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ICICI Bank (formerly Industrial Credit and Investment

Corporation of India) is India's largest private sector bank and
second largest overall in terms of assets. Together with its
subsidiaries, the Bank has a network of 1,416 branches and
about 4,644 ATMs in India ICICI Bank is India's second-largest
bank. The Bank has a network of about 1,416 branches and
extension counters and over 4,644 ATMs and presence in 18
countries. ICICI Bank was originally promoted in 1994 by ICICI
Limited, an Indian financial institution and was it wholly-owned

ICICI was formed in 1955 at the initiative of the World

Bank, the Government of India and representatives of Indian
industry. The objective was to create a development financial
institution for providing medium-term and long-term project
financing to Indian businesses.

In the 1990s, ICICI transformed its business from a

development financial institution offering only project finance
to a diversified financial services group offering a wide variety
of products and services, both directly and through a number of
subsidiaries and affiliates like ICICI Bank.

In 1999, ICICI become the first Indian company and the

first bank or financial institution from non-Japan Asia to be
listed on the NYSE. In 2001, ICICI bank acquired Bank of Madura
Limited. ICICI Bank set up its international banking group in
fiscal 2002 to cater to the cross border needs of clients and
leverage on its domestic banking strengths to offer products

ICICI Bank has total assets of Rs. 3,849.70 billion (US$ 82

billion) at September 30, 2008 and profit after tax Rs. 17.42
billion for the half year ended September 30, 2008

ICICI Bank currently has subsidiaries in the United

Kingdom, Canada and Russia, branches in Singapore and
Bahrain and representative offices in the United States, China,
United Arab Emirates, Bangladesh and South Africa.

ICICI Bank's equity shares are listed in India on Bombay

Stock Exchange and the National Stock Exchange of India
Limited and its American Depositary Receipts (ADRs) are listed
on the New York Stock Exchange (NYSE).

History and Formation:

The World Bank, the Government of India and
representatives of Indian industry form ICICI Limited, as a
development finance institution, provided medium-term and
long-term project financing to Indian businesses in 1955.

ICICI Bank was originally promoted in 1994 by ICICI

Limited, an Indian financial institution, and was its wholly-
owned subsidiary. ICICI's shareholding in ICICI Bank was
reduced to 46% through a public offering of shares in India in
fiscal 1998, an equity offering in the form of ADRs listed on the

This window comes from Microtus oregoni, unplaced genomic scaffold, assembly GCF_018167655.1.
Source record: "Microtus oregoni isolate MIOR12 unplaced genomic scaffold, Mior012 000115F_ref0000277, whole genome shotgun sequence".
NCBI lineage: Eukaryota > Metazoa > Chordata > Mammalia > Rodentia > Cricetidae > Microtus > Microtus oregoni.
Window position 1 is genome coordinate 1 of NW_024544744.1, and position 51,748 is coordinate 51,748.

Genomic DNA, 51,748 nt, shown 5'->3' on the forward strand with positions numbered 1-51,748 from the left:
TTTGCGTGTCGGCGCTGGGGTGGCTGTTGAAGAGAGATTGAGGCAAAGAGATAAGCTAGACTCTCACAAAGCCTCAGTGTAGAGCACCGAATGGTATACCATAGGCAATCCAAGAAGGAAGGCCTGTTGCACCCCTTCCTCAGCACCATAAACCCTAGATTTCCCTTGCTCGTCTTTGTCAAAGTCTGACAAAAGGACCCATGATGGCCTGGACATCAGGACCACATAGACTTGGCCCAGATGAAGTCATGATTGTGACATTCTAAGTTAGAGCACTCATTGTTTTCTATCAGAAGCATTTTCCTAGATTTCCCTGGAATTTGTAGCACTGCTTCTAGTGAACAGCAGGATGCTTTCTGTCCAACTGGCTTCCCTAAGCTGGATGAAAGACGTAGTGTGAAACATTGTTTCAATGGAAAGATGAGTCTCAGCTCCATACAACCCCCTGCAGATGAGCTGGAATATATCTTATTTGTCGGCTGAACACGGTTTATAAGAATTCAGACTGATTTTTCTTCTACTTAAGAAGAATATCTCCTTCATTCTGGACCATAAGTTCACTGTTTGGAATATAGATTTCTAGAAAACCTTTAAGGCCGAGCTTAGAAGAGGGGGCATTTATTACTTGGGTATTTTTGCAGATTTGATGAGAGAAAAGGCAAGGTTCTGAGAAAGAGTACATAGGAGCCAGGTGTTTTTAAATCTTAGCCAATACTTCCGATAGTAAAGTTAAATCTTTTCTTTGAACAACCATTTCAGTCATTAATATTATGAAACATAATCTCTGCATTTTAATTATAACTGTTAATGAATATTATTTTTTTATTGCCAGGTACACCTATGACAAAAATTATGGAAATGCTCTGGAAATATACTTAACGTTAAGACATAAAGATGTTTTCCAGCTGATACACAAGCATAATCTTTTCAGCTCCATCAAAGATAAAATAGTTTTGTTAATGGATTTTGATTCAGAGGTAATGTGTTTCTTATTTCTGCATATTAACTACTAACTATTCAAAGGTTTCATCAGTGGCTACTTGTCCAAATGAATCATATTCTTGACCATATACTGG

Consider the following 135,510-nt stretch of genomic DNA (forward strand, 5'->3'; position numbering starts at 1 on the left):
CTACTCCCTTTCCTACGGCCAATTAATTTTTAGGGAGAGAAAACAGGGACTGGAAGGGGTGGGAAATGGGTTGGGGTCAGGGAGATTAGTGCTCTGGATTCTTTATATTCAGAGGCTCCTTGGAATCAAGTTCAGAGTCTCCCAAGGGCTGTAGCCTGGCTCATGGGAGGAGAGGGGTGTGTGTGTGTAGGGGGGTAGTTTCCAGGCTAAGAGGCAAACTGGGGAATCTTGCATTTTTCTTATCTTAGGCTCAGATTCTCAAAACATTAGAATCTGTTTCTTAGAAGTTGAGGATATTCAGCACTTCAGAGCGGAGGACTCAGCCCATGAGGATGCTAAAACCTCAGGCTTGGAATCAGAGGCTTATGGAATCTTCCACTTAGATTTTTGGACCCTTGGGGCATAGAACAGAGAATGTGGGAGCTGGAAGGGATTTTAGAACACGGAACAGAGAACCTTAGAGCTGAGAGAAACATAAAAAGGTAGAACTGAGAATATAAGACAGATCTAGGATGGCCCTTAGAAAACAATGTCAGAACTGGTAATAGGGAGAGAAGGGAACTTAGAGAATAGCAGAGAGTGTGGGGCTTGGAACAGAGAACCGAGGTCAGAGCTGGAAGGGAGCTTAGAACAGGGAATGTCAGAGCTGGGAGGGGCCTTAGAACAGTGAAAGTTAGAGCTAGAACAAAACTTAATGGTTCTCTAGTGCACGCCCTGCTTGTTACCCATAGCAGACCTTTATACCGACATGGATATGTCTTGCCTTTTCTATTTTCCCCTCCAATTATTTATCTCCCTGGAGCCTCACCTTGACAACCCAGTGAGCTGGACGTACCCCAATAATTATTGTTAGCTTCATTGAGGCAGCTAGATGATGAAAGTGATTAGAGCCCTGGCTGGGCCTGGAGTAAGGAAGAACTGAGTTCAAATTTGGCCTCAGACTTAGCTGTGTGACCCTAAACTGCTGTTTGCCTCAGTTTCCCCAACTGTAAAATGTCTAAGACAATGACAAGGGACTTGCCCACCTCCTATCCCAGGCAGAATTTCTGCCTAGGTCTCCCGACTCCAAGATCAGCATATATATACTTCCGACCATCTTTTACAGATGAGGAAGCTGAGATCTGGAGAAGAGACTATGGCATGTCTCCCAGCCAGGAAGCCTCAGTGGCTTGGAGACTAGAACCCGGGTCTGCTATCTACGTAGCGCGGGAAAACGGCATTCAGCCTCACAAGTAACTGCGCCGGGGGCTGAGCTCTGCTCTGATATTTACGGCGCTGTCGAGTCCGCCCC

NYSE in fiscal 2000, ICICI Bank's acquisition of Bank of Madura
Limited in an all-stock amalgamation in fiscal 2001, and
secondary market sales by ICICI to institutional investors in
fiscal 2001 and fiscal 2002. ICICI was formed in 1955 at the
initiative of the World Bank, the Government of India and
representatives of Indian industry. The principal objective was
to create a development financial institution for providing
medium-term and long-term project financing to Indian
businesses. In the 1990s, ICICI transformed its business from a
development financial institution offering only project finance
to a diversified financial services group offering a wide variety
of products and services, both directly and through a number of
subsidiaries and affiliates like ICICI Bank. In 1999, ICICI become
the first Indian company and the first bank or financial
institution from non-Japan Asia to be listed on the NYSE.

After consideration of various corporate structuring

alternatives in the context of the emerging competitive
scenario in the Indian banking industry, and the move towards
universal banking, the managements of ICICI and ICICI Bank
formed the view that the merger of ICICI with ICICI Bank would

be the optimal strategic alternative for both entities, and would

create the optimal legal structure for the ICICI group's universal
banking strategy. The merger would enhance value for ICICI
shareholders through the merged entity's access to low-cost
deposits, greater opportunities for earning fee-based income
and the ability to participate in the payments system and
provide transaction-banking services. The merger would
enhance value for ICICI Bank shareholders through a large
capital base and scale of operations, seamless access to ICICI's
strong corporate relationships built up over five decades, entry
into new business segments, higher market share in various
business segments, particularly fee-based services, and access
to the vast talent pool of ICICI and its subsidiaries. In October
2001, the Boards of Directors of ICICI and ICICI Bank approved
the merger of ICICI and two of its wholly-owned retail finance
subsidiaries, ICICI Personal Financial Services Limited and ICICI
Capital Services Limited, with ICICI Bank. The merger was
approved by shareholders of ICICI and ICICI Bank in January
2002, by the High Court of Gujarat at Ahmedabad in March